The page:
I am reading Andrew Granville's Anatomy of Integers and Permutations where it is argued the factorization of a permutation into disjoint cycles is analogous to the factorization of a number into prime factors.

In the blog-sphere you can find these two ways of defining partitions of unity:

  • $m = p_1\cdots{p_k} \in \mathbb{Z}$ and $\{ \frac{\log p_1}{\log m}, \dots, \frac{\log p_k}{\log m}\}$.
  • $\sigma = C_1\dots C_k \in S_n$ and $\{ \frac{|C_1|}{n}, \dots, \frac{|C_n|}{n} \} $

One can prove both of these converge to the Poisson-Dirichlet process. It looks like $n \approx \log m$ in this analogy and $\mathbb{Z} \simeq S_n $.

This is a correspondence between partitions, but what could be permuted in the $\mathbb{Z}$ side?

It seems necessary to clarify, that the analogy between $\mathbb{Z}, \mathbb{F}_q[t],\mathbb{C}(z)$ has gotten attention recently and I have not read them closely enough:

I have found many individual parts of these papers difficult to grasp - and they are put together - and I maybe I can ask more questions on these topics later?

Today, my question may have to do with the last link... suppose we do have this machine comparing statistics on the function field $\mathbb{F}_q[t]$ to statistics of $S_n$ as Qiaochu say. How do we "dequantize" to get a result in $\mathbb{Z}$? The implication is there is some kind of permutation group action on the integers and I was wondering what it could be.

Maybe it's $q \to 1$ limit?

  • $\begingroup$ Do you think it's more than "if you compute certain statistics for (a) prime factorization; and (b) cycle decomposition of permutations, then for large $n$, the distributions are close to the same thing"? $\endgroup$ – Anthony Quas May 20 '14 at 23:44
  • $\begingroup$ I think the objects are $\mathbb{Z}/p\mathbb{Z}$ actions on the permutation groups $S_n$. $\endgroup$ – john mangual May 20 '14 at 23:53
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    $\begingroup$ Having a 1 min glance at the Granville article, it seems to me that the objects are integers and permutation. He factorizes integers into primes and gets a "partition of unity" from that (i.e. $(\log p_1/\log n,\ldots,\log p_d/\log n)$). He factorizes permutations into cycles and gets a partition of unity from that $(\ell_1(\sigma),\ldots,\ell_d(\sigma))$. So I think the analogy is 1) pick a prime of size roughly $e^N$ and find its partition of unity; pick a permutation on roughly $N$ symbols and find its partition of unity. Lo and Behold! they have (roughly) the same distribution! $\endgroup$ – Anthony Quas May 21 '14 at 5:20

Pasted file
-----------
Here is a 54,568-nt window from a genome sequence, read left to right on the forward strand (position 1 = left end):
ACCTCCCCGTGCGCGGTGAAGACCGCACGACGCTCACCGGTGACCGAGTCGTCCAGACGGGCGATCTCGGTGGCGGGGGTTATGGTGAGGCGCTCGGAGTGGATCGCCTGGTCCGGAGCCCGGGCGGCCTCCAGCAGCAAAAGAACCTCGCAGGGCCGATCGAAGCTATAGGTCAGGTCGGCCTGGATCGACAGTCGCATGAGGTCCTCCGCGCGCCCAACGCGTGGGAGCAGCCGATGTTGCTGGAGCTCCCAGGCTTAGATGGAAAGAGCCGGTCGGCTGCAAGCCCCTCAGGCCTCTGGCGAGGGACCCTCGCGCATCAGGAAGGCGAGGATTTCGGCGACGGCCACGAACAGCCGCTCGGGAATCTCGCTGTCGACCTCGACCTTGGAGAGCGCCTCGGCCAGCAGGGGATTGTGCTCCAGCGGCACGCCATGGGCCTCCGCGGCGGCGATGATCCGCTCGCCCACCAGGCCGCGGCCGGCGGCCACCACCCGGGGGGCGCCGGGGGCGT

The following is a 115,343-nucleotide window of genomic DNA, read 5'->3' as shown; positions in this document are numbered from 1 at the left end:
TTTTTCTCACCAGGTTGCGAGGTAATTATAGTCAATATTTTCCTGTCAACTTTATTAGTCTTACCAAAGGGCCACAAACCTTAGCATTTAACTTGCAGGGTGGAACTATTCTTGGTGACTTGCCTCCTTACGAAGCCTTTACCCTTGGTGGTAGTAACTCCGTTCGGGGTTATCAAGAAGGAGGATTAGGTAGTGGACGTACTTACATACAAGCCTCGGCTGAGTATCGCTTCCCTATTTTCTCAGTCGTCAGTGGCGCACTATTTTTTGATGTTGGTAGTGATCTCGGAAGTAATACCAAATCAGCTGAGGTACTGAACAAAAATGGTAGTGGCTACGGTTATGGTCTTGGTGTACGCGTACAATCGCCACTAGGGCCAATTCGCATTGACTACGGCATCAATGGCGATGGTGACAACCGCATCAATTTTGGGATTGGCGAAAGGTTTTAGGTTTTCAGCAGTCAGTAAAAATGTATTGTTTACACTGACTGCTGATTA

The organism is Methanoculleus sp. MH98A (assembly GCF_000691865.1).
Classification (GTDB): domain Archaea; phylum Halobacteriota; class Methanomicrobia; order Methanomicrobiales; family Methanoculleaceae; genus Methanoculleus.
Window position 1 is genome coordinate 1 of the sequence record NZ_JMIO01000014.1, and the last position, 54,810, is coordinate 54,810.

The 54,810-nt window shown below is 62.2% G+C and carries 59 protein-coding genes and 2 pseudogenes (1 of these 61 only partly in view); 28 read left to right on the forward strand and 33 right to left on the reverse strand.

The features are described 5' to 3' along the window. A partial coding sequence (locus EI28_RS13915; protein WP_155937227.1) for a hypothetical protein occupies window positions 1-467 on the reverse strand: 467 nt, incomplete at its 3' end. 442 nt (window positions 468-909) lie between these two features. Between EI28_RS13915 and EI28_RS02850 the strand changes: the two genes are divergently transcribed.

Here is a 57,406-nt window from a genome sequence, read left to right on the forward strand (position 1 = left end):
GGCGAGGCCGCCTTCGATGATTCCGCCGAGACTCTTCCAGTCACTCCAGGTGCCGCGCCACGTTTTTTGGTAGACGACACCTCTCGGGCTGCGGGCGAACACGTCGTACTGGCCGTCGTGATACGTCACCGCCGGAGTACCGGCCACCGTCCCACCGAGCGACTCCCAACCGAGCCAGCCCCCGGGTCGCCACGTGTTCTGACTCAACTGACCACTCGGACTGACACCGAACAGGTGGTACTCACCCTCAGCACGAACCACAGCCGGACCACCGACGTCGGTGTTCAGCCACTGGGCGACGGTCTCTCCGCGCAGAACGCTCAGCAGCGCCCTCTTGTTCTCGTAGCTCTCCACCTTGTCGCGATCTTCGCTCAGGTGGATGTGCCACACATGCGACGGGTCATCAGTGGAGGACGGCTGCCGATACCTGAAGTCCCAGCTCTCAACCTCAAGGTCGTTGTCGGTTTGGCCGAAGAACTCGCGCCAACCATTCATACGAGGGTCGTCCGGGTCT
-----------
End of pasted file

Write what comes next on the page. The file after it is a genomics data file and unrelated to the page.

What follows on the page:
• $\begingroup$ Probably I'm telling you what you saw already. Apologies if this is the case. $\endgroup$ – Anthony Quas May 21 '14 at 5:21

The essential common feature that insures convergence to a Poisson Dirichlet distribution is explained in the book "Logarithmic Combinatorial Structures" by Arratia Barbour and Tavare. They do a great job, I think.


it's possible to extend the analogy to the factorization of polynomials over finite fields $\mathbb{F}_q$ (see this blog post for details; one needs to take $q \to \infty$ for the statistics to match, and in the post I only verify convergence in the sense of moments and am a bit sloppy). In this setting the permutation is Frobenius. But I don't think there's an analogous statement on the number field side.

I think results like this should be thought of as central limit-type theorems more than anything else; there are certain kinds of statistics that occur universally in certain general situations which otherwise don't necessarily have much in common.

  • $\begingroup$ I think I understand the Frobenius map really well $x \mapsto x^q$ but I certainly do not get Étale cohomology. $\endgroup$ – john mangual May 21 '14 at 0:14
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    $\begingroup$ What does that comment have to do with my answer? $\endgroup$ – Qiaochu Yuan May 21 '14 at 0:16
  • $\begingroup$ I am not asking about function fields, I am asking about number fields and $\mathbb{Z}$ $\endgroup$ – john mangual May 21 '14 at 0:18
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    $\begingroup$ I find that comment strange. If you're willing to take an analogy between prime factorization and cycle decomposition seriously I don't see how it could hurt to know that it factors through an analogy to factorization of polynomials over finite fields, which on the one hand is part of a well-established analogy between number fields and function fields (which requires no knowledge of etale cohomology to appreciate) and where on the other hand I can explicitly point to a permutation that determines the factorization. $\endgroup$ – Qiaochu Yuan May 21 '14 at 0:19
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    $\begingroup$ I"m claiming that there isn't anything being permuted if you only look at $\mathbb{Z}$ (obviously the logarithms of primes are not cycle lengths, e.g. they aren't commensurate), but also that there's no reason to restrict your attention to $\mathbb{Z}$. I'm reasonably confident that you get the same kind of statistics for any Dedekind domain $D$ such that $D/P$ is always finite for all prime ideals $P$. $\endgroup$ – Qiaochu Yuan May 21 '14 at 0:27

If I remember well, there is also a correspondence between the degrees of factors of polynomials in $\mathbb{F}_q[X]$, the size of cycles of riffle-shuffle permutations (a brand of non-uniform random permutations ), and the size of factors in the Lyndon decomposition of random words on an alphabet with $q$ letters, with the Poisson Dirichlet distribution as an asymptotic again. I think I found this in the following paper : Diaconis, M.J. McGrath, and J. Pitman, Riffle shuffles, cycles, and descents, Combinatorica, 1995, in which a correspondence by Ira Gessel was mentioned.


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